EnquEAtes et  analyses 
6June 06
The Revival of  Cultural Life in Iraq

Par Dr. Nimrod Raphaeli
He is defenseless.  He has nothing but a pen
in a forest of  guns [1] 
(Reference to the  Iraqi poet Adnan al-Sa'igh)
They [Iraqis] have  taught me the meaning of hope [2] 
(Bassen Fayadth,  Lebanese Film Producer)
The culture of a nation embodies institutions, values and norms of  behavior that are rooted in its history and collective  memory. For the Iraqis, that history is long and  proud, extending back to the glory days of  Babylon, one of the great civilizations of the  ancient world - extending back even further, at least  well into the third millennium B.C.
Iraqis often remind the world that  their country is the "cradle of civilization."  Within its present borders lay the ancient  southern Mesopotamian city of Ur- birthplace  of Abraham, and the even older Sumerian  walled City of Uruk. On the land that  was to become Iraq, the great Babylonian  King Hammurabi constructed the obelisk  which bears the earliest written legal code  yet discovered; on this land archeologists  have uncovered libraries of cuneiform tablets  bearing, in Sumerian and Akkadian  languages, the earliest written epic yet discovered  -the epic of Gilgamesh. The culture of today's  Iraqis - descendents of Sumerians, Babylonians, Assyrians, Arabs, Kurds, Turkmen,  Persian and Armenians - is a fabric woven of many threads.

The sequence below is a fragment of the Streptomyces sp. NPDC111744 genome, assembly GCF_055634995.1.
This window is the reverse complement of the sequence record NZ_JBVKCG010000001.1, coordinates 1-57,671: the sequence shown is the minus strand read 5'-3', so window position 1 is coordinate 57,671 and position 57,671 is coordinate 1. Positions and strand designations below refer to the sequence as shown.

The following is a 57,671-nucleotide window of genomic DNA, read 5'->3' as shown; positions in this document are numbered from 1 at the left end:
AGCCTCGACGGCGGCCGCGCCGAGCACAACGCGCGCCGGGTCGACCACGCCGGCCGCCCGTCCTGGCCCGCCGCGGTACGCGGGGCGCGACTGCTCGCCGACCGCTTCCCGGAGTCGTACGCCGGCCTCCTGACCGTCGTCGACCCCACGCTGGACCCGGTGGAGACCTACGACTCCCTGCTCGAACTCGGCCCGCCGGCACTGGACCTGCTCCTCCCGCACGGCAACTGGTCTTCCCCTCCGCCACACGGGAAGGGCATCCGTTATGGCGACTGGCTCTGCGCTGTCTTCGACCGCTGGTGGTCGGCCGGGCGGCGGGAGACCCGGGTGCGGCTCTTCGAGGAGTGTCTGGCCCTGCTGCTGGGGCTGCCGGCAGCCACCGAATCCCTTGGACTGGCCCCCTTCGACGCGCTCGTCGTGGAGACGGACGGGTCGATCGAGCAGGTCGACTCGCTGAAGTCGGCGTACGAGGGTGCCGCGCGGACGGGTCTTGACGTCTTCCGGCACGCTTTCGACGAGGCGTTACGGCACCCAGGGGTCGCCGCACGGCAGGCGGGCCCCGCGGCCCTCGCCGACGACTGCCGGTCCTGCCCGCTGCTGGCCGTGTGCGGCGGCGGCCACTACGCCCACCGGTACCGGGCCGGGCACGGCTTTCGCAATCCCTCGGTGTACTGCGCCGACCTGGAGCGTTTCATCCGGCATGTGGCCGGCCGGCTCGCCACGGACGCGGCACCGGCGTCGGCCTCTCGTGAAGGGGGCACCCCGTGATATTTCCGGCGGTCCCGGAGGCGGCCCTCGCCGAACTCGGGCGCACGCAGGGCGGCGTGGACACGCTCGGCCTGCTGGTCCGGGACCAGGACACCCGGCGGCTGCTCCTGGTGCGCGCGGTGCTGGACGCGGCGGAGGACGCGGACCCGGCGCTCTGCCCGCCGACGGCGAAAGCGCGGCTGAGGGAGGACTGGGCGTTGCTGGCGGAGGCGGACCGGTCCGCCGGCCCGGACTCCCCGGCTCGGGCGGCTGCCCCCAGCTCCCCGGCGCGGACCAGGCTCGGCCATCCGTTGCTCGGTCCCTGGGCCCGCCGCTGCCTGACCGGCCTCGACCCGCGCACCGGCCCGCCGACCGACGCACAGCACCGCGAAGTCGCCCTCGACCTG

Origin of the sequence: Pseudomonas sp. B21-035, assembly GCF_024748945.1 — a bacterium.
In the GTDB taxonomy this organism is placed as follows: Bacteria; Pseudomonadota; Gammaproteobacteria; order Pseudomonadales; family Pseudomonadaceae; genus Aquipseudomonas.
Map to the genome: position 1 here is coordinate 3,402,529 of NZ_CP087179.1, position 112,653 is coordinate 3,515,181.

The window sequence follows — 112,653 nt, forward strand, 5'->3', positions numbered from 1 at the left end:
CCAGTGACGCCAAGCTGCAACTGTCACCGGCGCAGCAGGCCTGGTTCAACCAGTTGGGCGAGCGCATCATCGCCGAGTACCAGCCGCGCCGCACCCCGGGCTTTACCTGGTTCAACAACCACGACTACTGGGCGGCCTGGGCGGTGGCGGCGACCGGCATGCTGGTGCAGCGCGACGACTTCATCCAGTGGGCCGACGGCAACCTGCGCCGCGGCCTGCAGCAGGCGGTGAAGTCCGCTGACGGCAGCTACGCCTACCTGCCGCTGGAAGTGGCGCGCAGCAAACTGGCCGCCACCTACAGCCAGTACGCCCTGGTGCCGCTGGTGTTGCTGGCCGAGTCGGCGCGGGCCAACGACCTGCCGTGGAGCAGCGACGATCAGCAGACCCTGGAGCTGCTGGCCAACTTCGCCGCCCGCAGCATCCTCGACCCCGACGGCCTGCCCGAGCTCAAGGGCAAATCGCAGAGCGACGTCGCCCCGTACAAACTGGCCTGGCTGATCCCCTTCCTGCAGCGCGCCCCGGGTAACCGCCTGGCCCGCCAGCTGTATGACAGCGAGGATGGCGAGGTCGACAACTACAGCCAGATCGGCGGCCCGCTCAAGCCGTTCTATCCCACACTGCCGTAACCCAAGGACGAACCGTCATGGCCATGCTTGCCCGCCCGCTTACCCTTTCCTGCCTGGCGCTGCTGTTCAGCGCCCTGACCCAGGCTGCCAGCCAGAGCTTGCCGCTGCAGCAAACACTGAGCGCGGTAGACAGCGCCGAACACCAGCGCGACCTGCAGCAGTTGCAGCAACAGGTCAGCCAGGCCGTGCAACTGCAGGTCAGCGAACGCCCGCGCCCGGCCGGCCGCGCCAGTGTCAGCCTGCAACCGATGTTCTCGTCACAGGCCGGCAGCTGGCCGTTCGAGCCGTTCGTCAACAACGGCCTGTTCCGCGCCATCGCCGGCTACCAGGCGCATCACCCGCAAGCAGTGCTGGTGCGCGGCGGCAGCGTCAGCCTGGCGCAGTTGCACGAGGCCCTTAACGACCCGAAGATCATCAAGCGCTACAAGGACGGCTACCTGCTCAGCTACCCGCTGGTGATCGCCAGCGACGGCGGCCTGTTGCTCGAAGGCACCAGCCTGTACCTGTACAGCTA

I. Cultural Periodicals
When one surveys the cultural  landscape in the post-Saddam era one is struck by the  diversity, quality, cultural scope, and analytical rigor of the many periodicals  born since the regime's demise. In a recent  dispatch, "Magazines Iraqis Read," [6] MEMRI introduced  its readers to some of the periodicals that  have proliferated during the past three  years. The present special report will look at the  broader cultural and artistic landscape. This  survey is by no means all-inclusive but it is  intended to provide the reader with some  understanding of aspects of Iraqi life that may not be  readily accessible to the Western reader in  general, and the American reader in particular. It  will offer a flavor also of what had been missing  under a despotic regime which characterized  freedom of expression and artistic freedom as  pernicious if not as high treason.
The Mesopotamia periodical  published by the Center for Iraqi National Studies  is devoted to reviving and promoting Iraqi  identity and culture. The editor is the  playwright and novelist Salim Matar.
The most recent issue (no date  provided) comprises issues Nos. 8 and 9 and is  devoted to religion in Iraq, starting from the  ancient Iraqi religions and discussing Shi'ite  Islam, Sunni Islam, Sufism and Christianity,  and ending with the religions of Sabeans, Yazidis,  and Jews. The last chapter of the issue  discusses such topics as "Religious Tolerance in  the Iraqi Mind," "Religious Tolerance is a  Humanist Demand," and "The Dialogue between  Creeds and Religions." There are 63 articles in  this issue.
An earlier issue of  Mesopotamia - issue No. 2 - is devoted to the  women of Iraq. The issue's editorial states,  "There can be no doubt that Mesopotamian  civilization would not have attained its historical  distinction and left its fingerprints without the  celestial presence of woman illuminating the skies  of our history and our land." [7]